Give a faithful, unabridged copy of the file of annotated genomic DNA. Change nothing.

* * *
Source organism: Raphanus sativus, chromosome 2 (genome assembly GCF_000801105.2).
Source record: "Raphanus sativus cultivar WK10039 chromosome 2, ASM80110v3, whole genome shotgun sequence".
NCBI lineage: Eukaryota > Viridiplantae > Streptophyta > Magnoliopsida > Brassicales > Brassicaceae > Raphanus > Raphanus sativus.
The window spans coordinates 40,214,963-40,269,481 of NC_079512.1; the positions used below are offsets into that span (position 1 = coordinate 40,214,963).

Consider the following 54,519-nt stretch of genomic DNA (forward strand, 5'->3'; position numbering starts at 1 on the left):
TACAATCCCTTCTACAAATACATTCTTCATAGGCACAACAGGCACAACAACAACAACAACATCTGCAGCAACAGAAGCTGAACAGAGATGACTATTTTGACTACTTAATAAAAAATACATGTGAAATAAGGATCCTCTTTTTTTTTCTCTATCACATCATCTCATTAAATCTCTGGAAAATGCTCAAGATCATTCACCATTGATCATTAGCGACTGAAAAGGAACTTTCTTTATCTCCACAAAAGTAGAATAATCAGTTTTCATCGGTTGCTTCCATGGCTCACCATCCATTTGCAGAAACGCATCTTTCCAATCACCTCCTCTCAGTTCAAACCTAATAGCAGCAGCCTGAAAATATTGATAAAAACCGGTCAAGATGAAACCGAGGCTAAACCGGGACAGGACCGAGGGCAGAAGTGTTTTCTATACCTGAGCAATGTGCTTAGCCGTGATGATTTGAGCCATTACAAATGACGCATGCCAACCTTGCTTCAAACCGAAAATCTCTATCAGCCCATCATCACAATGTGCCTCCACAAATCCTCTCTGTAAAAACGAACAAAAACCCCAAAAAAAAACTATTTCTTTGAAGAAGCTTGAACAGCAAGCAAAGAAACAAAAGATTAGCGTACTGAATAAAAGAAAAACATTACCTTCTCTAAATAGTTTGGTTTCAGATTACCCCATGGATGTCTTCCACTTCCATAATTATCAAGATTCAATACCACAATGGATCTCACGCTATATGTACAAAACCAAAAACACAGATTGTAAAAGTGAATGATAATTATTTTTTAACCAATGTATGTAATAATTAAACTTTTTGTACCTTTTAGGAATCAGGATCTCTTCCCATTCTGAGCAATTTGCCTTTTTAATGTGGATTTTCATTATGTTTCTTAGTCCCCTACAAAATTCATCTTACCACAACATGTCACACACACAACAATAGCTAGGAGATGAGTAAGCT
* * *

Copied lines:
Source organism: Raphanus sativus, chromosome 2 (genome assembly GCF_000801105.2).
Source record: "Raphanus sativus cultivar WK10039 chromosome 2, ASM80110v3, whole genome shotgun sequence".
NCBI lineage: Eukaryota > Viridiplantae > Streptophyta > Magnoliopsida > Brassicales > Brassicaceae > Raphanus > Raphanus sativus.
The window spans coordinates 40,214,963-40,269,481 of NC_079512.1; the positions used below are offsets into that span (position 1 = coordinate 40,214,963).

Consider the following 54,519-nt stretch of genomic DNA (forward strand, 5'->3'; position numbering starts at 1 on the left):
TACAATCCCTTCTACAAATACATTCTTCATAGGCACAACAGGCACAACAACAACAACAACATCTGCAGCAACAGAAGCTGAACAGAGATGACTATTTTGACTACTTAATAAAAAATACATGTGAAATAAGGATCCTCTTTTTTTTTCTCTATCACATCATCTCATTAAATCTCTGGAAAATGCTCAAGATCATTCACCATTGATCATTAGCGACTGAAAAGGAACTTTCTTTATCTCCACAAAAGTAGAATAATCAGTTTTCATCGGTTGCTTCCATGGCTCACCATCCATTTGCAGAAACGCATCTTTCCAATCACCTCCTCTCAGTTCAAACCTAATAGCAGCAGCCTGAAAATATTGATAAAAACCGGTCAAGATGAAACCGAGGCTAAACCGGGACAGGACCGAGGGCAGAAGTGTTTTCTATACCTGAGCAATGTGCTTAGCCGTGATGATTTGAGCCATTACAAATGACGCATGCCAACCTTGCTTCAAACCGAAAATCTCTATCAGCCCATCATCACAATGTGCCTCCACAAATCCTCTCTGTAAAAACGAACAAAAACCCCAAAAAAAAACTATTTCTTTGAAGAAGCTTGAACAGCAAGCAAAGAAACAAAAGATTAGCGTACTGAATAAAAGAAAAACATTACCTTCTCTAAATAGTTTGGTTTCAGATTACCCCATGGATGTCTTCCACTTCCATAATTATCAAGATTCAATACCACAATGGATCTCACGCTATATGTACAAAACCAAAAACACAGATTGTAAAAGTGAATGATAATTATTTTTTAACCAATGTATGTAATAATTAAACTTTTTGTACCTTTTAGGAATCAGGATCTCTTCCCATTCTGAGCAATTTGCCTTTTTAATGTGGATTTTCATTATGTTTCTTAGTCCCCTACAAAATTCATCTTACCACAACATGTCACACACACAACAATAGCTAGGAGATGAGTAAGCT